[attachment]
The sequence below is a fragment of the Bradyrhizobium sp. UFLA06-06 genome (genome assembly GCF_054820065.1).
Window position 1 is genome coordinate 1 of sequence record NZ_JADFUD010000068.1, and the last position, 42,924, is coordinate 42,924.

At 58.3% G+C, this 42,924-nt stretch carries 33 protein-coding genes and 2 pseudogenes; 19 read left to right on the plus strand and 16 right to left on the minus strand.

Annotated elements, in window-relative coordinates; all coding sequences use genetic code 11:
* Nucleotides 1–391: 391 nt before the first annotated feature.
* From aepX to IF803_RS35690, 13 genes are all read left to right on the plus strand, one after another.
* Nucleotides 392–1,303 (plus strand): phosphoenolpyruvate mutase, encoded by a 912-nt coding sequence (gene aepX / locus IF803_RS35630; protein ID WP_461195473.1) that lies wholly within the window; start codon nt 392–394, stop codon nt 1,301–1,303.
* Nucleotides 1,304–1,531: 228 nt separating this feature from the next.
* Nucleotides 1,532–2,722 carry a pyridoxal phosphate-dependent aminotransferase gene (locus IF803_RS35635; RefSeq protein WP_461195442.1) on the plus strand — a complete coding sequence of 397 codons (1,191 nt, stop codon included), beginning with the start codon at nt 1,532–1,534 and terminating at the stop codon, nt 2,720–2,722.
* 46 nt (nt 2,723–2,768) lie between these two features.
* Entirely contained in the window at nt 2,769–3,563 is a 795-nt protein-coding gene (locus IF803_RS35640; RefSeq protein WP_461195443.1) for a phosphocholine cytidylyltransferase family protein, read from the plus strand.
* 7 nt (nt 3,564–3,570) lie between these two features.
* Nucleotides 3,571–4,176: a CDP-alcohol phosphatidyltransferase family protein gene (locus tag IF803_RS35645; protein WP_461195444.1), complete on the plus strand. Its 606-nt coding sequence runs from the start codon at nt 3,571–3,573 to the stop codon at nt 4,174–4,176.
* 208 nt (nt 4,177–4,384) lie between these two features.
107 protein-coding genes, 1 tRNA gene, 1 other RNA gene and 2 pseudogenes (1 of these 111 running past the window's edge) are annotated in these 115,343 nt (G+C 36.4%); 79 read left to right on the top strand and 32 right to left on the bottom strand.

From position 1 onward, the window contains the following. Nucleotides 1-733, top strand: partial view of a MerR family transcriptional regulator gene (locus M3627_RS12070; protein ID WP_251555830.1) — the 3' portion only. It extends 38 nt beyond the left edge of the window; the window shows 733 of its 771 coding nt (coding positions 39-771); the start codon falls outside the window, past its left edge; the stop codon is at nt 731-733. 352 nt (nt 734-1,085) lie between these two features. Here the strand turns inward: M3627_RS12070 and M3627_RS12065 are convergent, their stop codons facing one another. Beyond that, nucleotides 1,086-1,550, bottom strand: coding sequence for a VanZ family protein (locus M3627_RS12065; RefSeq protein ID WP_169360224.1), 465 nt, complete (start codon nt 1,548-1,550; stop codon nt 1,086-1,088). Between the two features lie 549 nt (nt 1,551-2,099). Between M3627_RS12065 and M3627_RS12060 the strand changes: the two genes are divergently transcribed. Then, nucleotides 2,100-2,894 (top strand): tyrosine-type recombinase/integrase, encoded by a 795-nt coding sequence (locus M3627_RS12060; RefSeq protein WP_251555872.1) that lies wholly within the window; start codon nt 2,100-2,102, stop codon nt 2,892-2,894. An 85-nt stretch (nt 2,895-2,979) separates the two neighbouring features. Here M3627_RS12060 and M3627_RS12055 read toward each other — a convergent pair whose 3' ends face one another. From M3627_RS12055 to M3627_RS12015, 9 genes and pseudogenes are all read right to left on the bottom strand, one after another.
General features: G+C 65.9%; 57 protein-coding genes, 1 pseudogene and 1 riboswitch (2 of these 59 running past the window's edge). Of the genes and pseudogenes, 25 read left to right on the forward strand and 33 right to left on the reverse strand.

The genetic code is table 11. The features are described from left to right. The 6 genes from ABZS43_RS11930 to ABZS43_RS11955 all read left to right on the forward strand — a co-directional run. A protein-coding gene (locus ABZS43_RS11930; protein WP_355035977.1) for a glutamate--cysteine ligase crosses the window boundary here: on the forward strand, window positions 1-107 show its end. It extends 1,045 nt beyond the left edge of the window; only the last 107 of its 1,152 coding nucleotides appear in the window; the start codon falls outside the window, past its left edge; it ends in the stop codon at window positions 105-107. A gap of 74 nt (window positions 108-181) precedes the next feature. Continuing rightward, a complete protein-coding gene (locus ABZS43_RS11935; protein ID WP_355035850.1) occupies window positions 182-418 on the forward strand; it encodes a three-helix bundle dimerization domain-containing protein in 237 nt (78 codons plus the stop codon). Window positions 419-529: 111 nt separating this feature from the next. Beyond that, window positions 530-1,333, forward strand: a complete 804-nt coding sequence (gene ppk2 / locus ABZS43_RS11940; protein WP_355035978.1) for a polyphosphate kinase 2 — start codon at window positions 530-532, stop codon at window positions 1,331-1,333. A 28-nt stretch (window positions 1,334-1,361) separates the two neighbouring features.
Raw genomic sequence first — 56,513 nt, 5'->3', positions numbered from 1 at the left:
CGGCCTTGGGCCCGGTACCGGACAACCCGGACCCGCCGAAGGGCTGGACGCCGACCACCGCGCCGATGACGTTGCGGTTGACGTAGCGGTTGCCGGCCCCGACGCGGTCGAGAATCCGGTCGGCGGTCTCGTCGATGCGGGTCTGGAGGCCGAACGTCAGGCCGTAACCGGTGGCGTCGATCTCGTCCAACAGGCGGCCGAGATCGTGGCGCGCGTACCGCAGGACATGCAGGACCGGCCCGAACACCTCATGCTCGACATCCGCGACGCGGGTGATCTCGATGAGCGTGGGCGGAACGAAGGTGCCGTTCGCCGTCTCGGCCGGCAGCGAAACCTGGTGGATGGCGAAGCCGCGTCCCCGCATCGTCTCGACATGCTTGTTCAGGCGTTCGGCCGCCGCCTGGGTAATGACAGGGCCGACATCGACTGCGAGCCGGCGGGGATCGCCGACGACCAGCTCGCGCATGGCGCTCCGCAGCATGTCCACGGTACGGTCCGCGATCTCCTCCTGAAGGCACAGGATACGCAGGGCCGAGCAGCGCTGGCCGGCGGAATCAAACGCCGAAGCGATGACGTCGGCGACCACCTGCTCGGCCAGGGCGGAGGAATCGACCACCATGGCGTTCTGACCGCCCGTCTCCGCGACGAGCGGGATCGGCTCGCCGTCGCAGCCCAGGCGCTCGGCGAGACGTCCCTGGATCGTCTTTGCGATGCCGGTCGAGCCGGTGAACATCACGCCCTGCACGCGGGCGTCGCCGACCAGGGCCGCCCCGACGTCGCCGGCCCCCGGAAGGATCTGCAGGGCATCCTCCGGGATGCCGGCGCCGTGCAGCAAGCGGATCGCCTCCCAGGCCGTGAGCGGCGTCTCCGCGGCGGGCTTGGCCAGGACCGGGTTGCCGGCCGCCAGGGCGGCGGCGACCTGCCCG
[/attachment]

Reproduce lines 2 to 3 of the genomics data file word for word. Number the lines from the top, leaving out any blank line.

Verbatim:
Window position 1 is genome coordinate 1 of sequence record NZ_JADFUD010000068.1, and the last position, 42,924, is coordinate 42,924.

At 58.3% G+C, this 42,924-nt stretch carries 33 protein-coding genes and 2 pseudogenes; 19 read left to right on the plus strand and 16 right to left on the minus strand.